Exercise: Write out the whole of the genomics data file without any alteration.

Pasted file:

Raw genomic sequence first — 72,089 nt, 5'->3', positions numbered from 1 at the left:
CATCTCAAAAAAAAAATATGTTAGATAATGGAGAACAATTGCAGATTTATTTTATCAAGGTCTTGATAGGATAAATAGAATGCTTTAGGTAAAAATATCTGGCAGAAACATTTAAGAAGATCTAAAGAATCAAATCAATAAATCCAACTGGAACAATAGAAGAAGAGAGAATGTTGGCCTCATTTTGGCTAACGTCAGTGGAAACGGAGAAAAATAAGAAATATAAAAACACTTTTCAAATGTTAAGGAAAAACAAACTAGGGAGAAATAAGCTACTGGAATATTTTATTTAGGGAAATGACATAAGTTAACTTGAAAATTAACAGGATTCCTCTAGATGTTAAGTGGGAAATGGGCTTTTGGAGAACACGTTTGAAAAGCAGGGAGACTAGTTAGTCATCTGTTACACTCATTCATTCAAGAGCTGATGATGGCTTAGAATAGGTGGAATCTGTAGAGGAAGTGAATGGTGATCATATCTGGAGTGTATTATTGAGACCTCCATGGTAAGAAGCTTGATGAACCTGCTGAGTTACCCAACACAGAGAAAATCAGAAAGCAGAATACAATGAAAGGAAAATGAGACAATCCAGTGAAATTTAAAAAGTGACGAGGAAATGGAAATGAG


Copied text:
Raw genomic sequence first — 72,089 nt, 5'->3', positions numbered from 1 at the left:
CATCTCAAAAAAAAAATATGTTAGATAATGGAGAACAATTGCAGATTTATTTTATCAAGGTCTTGATAGGATAAATAGAATGCTTTAGGTAAAAATATCTGGCAGAAACATTTAAGAAGATCTAAAGAATCAAATCAATAAATCCAACTGGAACAATAGAAGAAGAGAGAATGTTGGCCTCATTTTGGCTAACGTCAGTGGAAACGGAGAAAAATAAGAAATATAAAAACACTTTTCAAATGTTAAGGAAAAACAAACTAGGGAGAAATAAGCTACTGGAATATTTTATTTAGGGAAATGACATAAGTTAACTTGAAAATTAACAGGATTCCTCTAGATGTTAAGTGGGAAATGGGCTTTTGGAGAACACGTTTGAAAAGCAGGGAGACTAGTTAGTCATCTGTTACACTCATTCATTCAAGAGCTGATGATGGCTTAGAATAGGTGGAATCTGTAGAGGAAGTGAATGGTGATCATATCTGGAGTGTATTATTGAGACCTCCATGGTAAGAAGCTTGATGAACCTGCTGAGTTACCCAACACAGAGAAAATCAGAAAGCAGAATACAATGAAAGGAAAATGAGACAATCCAGTGAAATTTAAAAAGTGACGAGGAAATGGAAATGAG